The Truth About N+1

What is described as N+1 during design may actually indicate much higher levels of redundancy when referencing the actual normal load factor. This occurs often in the design of many load schemes. Designers typically use conservative numbers when calculating anticipated loads from a load schedule in a new design to ensure appropriate coverage of equipment is maintained at all times. In a paralleled system such as the one at DHR, smaller blocks of power decrease the vulnerability of the system to the loss of a unit. DHR features six 375-kW blocks of power in each paralleled system at DHR.

The “N” referred to as Normal may demand less than half's capacity. The power blocks in the six-unit system require only two or three to maintain the described load factor. The customer can choose to keep the blocks of power turned on and available for action at all times, giving extremely high levels of redundancy. Or the blocks can be turned off to conserve fuel and hours to get the load focused on a smaller amount of units, which is also healthy for diesel engines that operate best at higher load levels.


A value-added option communicates from load to generator and requests more power capacity at times of higher demands. A chiller that needs to be activated can use its controls to tell the generator control system that it needs to come online. The generator system starts up the predetermined units required to handle a transient surge demand from the chiller motors. The chiller motors use the extra power capacity to come up to speed and then use less power when they are running. This steady-state condition may be enough to automatically turn off extra capacity in the generator system while maintaining the chiller power demand while in a running mode.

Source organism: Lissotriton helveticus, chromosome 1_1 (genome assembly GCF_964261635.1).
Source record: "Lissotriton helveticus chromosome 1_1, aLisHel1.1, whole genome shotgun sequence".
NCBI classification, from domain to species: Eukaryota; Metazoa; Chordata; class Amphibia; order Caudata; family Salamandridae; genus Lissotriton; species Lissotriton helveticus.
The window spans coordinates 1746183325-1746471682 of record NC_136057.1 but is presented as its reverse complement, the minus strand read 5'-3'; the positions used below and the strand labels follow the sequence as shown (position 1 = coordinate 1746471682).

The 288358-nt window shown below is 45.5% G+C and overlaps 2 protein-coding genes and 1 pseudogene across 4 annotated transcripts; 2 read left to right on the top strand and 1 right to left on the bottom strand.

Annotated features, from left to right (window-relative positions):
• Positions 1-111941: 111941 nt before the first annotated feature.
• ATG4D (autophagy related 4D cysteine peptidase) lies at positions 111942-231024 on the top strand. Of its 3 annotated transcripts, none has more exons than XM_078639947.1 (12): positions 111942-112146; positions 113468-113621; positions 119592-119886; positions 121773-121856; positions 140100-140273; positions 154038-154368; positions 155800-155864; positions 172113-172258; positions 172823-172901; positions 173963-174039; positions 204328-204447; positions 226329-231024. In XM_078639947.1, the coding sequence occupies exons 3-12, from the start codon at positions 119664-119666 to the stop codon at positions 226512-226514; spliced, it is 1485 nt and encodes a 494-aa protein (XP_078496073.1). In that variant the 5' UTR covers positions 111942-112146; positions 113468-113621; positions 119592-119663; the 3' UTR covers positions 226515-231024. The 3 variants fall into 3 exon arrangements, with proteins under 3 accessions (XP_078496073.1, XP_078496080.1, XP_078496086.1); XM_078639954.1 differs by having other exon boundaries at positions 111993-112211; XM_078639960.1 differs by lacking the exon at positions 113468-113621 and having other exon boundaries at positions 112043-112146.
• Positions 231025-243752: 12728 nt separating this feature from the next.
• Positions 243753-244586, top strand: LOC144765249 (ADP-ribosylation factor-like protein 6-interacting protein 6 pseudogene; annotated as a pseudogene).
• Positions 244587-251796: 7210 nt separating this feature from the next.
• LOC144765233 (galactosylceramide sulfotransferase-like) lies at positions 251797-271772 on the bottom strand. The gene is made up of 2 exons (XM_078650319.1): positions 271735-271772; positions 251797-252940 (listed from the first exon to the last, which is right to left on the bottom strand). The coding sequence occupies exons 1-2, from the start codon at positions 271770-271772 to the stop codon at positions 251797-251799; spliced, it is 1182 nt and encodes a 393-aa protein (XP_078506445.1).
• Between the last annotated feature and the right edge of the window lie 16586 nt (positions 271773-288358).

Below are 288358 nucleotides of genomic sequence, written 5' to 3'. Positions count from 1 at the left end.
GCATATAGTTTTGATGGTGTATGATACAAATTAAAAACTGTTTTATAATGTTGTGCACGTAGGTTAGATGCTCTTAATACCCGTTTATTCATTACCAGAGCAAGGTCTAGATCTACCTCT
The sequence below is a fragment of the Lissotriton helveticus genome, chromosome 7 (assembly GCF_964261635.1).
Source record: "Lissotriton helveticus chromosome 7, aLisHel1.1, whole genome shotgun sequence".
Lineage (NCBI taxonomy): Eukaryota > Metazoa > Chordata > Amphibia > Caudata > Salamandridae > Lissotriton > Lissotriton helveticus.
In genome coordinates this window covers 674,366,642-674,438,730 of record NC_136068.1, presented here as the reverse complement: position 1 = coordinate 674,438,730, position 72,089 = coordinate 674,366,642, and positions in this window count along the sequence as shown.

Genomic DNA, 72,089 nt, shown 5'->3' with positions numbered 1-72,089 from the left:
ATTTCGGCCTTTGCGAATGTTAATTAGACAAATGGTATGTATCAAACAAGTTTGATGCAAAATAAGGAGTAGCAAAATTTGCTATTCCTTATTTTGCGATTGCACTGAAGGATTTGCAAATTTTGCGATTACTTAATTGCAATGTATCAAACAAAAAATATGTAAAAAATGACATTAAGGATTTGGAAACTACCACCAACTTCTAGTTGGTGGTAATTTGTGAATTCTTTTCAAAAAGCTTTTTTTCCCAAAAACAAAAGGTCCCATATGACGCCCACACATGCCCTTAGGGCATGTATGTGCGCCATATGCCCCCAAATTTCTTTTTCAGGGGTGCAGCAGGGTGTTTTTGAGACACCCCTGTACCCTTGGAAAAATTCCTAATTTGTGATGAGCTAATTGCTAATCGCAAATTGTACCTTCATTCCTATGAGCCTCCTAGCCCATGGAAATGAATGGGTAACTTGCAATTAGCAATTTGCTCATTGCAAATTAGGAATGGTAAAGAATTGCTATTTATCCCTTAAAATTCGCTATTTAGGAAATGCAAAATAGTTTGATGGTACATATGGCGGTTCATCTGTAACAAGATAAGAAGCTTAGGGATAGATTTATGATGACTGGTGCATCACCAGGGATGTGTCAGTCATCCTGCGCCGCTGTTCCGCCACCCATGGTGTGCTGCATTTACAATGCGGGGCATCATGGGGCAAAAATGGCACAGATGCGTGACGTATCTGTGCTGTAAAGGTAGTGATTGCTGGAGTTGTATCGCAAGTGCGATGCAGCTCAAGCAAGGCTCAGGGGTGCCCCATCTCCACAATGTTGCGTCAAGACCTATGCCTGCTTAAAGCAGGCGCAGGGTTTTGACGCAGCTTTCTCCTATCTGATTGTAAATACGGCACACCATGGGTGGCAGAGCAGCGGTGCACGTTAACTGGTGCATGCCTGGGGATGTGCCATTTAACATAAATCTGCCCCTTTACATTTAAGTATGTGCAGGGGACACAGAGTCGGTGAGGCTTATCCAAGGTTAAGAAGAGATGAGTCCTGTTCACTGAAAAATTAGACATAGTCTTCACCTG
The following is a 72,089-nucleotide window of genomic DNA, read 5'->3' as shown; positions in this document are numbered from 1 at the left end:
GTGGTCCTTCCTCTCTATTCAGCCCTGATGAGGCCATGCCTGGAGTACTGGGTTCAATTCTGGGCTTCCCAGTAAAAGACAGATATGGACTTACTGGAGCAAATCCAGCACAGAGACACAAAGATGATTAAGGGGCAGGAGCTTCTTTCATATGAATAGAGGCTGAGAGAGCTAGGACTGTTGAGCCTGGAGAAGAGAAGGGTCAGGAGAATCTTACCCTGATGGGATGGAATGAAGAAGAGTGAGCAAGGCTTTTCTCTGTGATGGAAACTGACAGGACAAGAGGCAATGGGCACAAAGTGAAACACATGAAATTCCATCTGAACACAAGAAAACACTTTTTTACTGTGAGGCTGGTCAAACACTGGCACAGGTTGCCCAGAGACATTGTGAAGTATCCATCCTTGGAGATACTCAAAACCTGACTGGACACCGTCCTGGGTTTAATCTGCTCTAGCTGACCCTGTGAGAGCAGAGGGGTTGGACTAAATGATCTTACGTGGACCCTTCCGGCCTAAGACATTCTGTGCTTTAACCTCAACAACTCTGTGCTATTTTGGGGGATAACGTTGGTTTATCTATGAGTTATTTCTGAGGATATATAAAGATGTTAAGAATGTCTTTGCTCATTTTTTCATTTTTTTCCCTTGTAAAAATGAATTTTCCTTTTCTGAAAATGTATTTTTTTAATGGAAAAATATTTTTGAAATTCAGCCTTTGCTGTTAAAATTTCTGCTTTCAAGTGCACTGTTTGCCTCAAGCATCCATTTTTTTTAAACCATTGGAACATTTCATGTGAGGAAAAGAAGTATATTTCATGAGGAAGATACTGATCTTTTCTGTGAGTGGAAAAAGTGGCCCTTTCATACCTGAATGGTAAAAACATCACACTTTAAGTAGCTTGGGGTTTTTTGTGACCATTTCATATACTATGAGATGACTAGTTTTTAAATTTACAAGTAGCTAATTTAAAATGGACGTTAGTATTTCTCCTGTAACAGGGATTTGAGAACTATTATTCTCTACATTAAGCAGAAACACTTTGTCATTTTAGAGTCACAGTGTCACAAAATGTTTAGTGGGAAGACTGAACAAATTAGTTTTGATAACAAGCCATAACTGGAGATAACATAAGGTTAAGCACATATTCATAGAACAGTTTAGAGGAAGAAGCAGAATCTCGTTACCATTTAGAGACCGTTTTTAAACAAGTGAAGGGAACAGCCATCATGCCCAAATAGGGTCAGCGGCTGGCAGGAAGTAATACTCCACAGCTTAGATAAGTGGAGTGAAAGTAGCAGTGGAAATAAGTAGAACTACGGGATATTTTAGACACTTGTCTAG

When the start signal originates and is sent to the generators, they begin their start up process. Once the first generator achieves stable voltage, it closes the emergency bus. Each generator in the MPS follows suit after that. So if one unit fails to start with a plus (an N+1), the facility still has emergency power.

The Test

Packing winds with gusts over 100 miles per hour, Hurricane Dolly came roaring ashore at Padre Island, TX, on Wednesday morning, July 23, 2008. Causing more than $1 billion worth of damage, the Category 1 storm dumped 16 inches of rain on the Rio Grande Valley and more than 212,000 customers lost power. It was to be the first real test for Rustick’s new investment in standby power. “The Generac engines whirled into action instantly and kept us operating for 14 hours before we got power restored. Not a single venue on campus was without power,” Rustick remarked.